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BIOS-Past & Present of Bureau Co. 1906 > James O'Brien

22 Oct 2005

Source: Past and Present of Bureau County, Illinois
by George B. Harrington
Originally published by Pioneer Pub. Co., Chicago, IL, 1906

Transcribed by: Denise McLoughlin
Tampico Area Historical Society

Page 833

James O'Brien is farming a quarter section of land in Macon township which he purchased in 1900. He is one of the veterans of the Civil war and no adopted son of America has been more loyal to the interests and welfare of the nation. He was born in County Clare, Ireland, March 1, 1844, and is a son of Patrick and Bridget (Reynolds) O'Brien, both of whom were born in County Clare. Both died when about eighty years of age. They were married in Ireland and came to thenew world in 1848 as passesngers on a sailing vessel which dropped anchor in the harbor of Quebec. They afterward proceeded to the state of New York, where they lived for a number of years and then came to Bureau county in 1856, locating in Indiantown township, where the father was first employed at farm labor and later purchased a farm comprising both timber and prairie land. He continued its culivation throughout his remaining days, making it his home until he was called to his final rest. Both he and his wife were devoted members of the Roman Catholic church and in politics he was a Jacksonian democrat. In their family were ten children, but only four are now living: James; Margaret; Anna, the wife of Philip Horan,of Tiskilwa; and Daniel, a resident farmer of Indiantown township.

James O'Brien was only four years of age when the parents left Ireland, bringing their family with them to America. In his youth he worked upon the home farm in the summer months and attended school in the winter seasons. He remained at home until after the outbreak of the Civil war, when on the 15th of August, 1862, at the age of eighteen years, he enlisted at Tiskilwa, Illinois, as a member of Company E., Ninety-third Illinois Volunteer Infantry, serving with that command until honorably discharged at Camp Douglas, Chicago, July 6, 1865. On the day of his enlistment he was promoted to the rank of corporal and was in every battle and on every march in which his regiment participated. He took part in the engagement at Champion Hill, May 16, 1863; was in the siege of Vicksburg from the 19th of May until the 4th of July of that year; was also in the Chattanooga campaign; the battle of Mission Ridge; the battle of Altoona, George, on the 5th of October, 1864; the campaign in the Carolinas; and the grand review in Washington, D. C., on the 24th of May, 1865, where the victorius army marched past the stand on which stood the president and other noted men of the nation to welcome the returning army amid the cheers of thousands, of loyal Union people who lined the streest of the capital city. The war being over, Mr. O'Brien then returned to his home with a most creditable military record.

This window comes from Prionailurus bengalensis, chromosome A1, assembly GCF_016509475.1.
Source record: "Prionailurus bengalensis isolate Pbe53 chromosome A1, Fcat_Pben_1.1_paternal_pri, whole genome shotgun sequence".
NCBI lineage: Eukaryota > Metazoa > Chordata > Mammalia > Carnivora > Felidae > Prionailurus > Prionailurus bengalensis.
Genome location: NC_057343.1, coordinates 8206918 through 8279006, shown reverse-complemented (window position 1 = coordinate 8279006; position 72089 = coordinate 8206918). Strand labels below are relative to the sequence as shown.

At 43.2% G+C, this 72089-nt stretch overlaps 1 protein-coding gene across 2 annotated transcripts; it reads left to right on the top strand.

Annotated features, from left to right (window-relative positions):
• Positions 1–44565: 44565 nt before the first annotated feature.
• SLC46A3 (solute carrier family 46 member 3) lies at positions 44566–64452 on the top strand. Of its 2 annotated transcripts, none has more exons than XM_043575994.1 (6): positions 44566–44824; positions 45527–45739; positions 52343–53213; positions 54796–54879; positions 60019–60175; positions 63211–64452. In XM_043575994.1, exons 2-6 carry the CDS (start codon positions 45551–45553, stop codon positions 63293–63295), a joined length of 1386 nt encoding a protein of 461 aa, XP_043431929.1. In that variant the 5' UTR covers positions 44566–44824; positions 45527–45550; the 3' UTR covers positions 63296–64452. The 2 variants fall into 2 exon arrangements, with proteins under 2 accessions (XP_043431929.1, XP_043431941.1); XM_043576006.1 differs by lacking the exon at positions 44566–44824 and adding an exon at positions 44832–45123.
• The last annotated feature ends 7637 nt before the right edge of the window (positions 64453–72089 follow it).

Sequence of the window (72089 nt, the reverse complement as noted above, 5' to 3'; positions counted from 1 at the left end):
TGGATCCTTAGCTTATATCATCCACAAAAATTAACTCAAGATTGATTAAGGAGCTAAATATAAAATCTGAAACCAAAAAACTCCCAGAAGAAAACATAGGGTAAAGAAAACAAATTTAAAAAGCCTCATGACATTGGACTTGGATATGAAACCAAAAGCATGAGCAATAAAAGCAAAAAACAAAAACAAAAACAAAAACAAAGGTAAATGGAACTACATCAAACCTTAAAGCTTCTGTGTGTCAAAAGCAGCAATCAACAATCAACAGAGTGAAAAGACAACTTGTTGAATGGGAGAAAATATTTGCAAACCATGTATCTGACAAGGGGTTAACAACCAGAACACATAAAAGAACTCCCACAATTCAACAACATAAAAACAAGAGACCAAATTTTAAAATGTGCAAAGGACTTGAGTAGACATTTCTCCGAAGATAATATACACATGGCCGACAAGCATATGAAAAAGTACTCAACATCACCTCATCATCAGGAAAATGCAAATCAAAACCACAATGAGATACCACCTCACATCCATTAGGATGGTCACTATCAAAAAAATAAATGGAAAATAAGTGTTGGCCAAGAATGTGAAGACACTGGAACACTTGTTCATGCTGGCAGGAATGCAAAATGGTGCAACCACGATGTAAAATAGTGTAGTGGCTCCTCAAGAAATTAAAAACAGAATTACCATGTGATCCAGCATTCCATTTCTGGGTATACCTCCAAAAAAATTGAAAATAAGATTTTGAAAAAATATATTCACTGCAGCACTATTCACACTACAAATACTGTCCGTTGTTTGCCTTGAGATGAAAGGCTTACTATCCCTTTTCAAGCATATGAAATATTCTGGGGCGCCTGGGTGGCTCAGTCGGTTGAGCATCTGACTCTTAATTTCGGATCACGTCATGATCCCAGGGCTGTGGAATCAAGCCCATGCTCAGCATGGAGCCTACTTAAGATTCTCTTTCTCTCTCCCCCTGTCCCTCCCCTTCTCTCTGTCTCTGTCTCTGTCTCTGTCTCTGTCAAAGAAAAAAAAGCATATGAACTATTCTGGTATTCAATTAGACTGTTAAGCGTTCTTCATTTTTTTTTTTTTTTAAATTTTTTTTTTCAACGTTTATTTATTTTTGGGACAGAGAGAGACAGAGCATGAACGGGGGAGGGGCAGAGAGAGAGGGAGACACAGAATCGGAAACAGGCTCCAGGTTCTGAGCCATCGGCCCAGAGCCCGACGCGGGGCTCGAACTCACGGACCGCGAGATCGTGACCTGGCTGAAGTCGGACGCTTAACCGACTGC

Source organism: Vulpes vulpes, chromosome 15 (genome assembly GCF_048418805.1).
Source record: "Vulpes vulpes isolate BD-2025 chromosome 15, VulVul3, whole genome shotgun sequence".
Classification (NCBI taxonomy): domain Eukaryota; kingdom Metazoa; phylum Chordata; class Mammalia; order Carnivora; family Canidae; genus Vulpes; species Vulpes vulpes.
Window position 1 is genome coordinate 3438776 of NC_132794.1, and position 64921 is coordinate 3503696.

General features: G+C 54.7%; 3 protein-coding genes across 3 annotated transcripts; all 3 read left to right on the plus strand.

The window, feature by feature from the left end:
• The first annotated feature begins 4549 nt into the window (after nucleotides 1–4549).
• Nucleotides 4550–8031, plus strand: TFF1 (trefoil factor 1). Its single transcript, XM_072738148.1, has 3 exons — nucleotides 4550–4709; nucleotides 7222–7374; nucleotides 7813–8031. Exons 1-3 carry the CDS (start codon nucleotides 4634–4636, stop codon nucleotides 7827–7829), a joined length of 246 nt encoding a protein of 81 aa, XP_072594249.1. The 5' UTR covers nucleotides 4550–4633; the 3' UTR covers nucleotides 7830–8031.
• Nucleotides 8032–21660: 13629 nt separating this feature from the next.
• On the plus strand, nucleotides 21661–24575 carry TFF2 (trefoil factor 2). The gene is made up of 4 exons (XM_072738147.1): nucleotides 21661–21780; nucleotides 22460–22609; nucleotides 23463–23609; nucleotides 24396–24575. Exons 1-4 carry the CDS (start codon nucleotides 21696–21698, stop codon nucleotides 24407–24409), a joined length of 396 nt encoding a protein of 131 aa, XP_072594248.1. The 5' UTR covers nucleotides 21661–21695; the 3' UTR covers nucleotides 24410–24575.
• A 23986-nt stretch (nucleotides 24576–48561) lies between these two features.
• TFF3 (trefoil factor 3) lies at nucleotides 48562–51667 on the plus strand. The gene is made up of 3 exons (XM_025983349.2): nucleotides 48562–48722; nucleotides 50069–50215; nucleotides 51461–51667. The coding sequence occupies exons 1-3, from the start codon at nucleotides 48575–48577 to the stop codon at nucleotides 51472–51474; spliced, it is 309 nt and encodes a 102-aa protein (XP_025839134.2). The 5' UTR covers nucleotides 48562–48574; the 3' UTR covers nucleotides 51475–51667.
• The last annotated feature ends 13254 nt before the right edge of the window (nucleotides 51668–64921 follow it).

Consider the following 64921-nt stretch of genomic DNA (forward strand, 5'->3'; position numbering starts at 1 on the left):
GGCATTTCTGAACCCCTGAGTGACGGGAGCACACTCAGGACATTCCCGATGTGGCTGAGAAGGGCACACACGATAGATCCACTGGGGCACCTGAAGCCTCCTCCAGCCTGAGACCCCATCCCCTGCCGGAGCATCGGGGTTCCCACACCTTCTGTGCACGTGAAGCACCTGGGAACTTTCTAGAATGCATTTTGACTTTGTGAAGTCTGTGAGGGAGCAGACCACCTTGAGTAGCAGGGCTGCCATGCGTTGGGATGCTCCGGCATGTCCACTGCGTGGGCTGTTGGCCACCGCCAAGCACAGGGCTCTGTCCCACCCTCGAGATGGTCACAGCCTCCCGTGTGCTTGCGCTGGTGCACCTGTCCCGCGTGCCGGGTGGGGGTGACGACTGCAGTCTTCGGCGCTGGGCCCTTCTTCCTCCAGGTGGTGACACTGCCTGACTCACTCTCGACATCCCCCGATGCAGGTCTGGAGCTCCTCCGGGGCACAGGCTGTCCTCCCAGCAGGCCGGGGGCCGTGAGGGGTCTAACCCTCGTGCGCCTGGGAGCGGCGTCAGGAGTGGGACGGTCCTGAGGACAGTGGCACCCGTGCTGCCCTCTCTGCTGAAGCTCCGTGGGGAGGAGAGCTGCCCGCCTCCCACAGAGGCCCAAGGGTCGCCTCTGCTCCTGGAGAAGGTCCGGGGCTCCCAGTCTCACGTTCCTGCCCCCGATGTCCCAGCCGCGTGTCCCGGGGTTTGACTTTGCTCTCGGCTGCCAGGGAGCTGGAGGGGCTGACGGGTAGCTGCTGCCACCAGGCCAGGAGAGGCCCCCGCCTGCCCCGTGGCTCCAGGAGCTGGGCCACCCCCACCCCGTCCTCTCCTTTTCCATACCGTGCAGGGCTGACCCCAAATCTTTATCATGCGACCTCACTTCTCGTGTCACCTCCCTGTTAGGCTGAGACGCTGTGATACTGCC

He came with the family to Bureau county and here, on the 1st of January, 1870, was married to Miss Mary Cahill, who was born in County Cork, Ireland, March 17, 1847. Her parents, Morris and Margaret (Golden) Cahill, came to the United States in 1851, sailing from Cork and landing at Boston, Massachusetts. They located at Salmon Falls, New Hampshire where they lived until 1862, Mr. Cahill being employed in a cotton factory. In November of that year they came to Illinois, settling at Tiskilwa. He owned three hundred acres of land in Stark county and three hundred and twenty acres in Bureau county. His remaining days were spent as a farmer of this locality. Both he and his wife were communicants of the Roman Catholic church and his political allegiance was given to the democracy. Both died when about eighty-five years of age. In their family were elven children, five now living: Mrs. O'Brien, Stephen, Morris, William and Agnes.

The marriage of Mr. and Mrs. O'Brien has been blessed with nine children, seven of whom survive; Anna, the wife of Daniel Johnson; Patrick; Mary, the wife of John Turner; Morris; Elizabeth; James and Agnes Veronica.

Following his marriage Mr. O'Brien began farming on his own account and throughout his entire life has carred on agricultural pursuits. He now has a well improved farm property, upon which he has lived since 1900. It compirses one hundred and sixty acres of well cultivated land and his labors are annually rewarded by abundant harvests. He has served as school director but has never been a politician in the sense of office-seeking. His ballot, however, supports the democracy and he is loyal in citizenship, manifesting the same spirit of fidelity that he displayed when upon southern battlefields he followed the old flag. He and his family are communicants  of the roman Catholic church.



TAMPICO AREA HISTORICAL SOCIETY - MUSEUM - FAMILY HISTORY LIBRARY/RESEARCH CENTER  119 Main St., P. O. Box 154,  Tampico, IL  61283   www.tampicohistoricalsociety.com   tampicohistoricalsociety@gmail.com  President Joan Johnson, 815-438-7581 or garyjoan@thewisp.net  Family History Coordinator, Denise McLoughlin 815-718-3617. We are an all-volunteer organization so your donations are always appreciated!  Sign up to receive our e-newsletter. Thank you!  Visit us on FACEBOOK, too.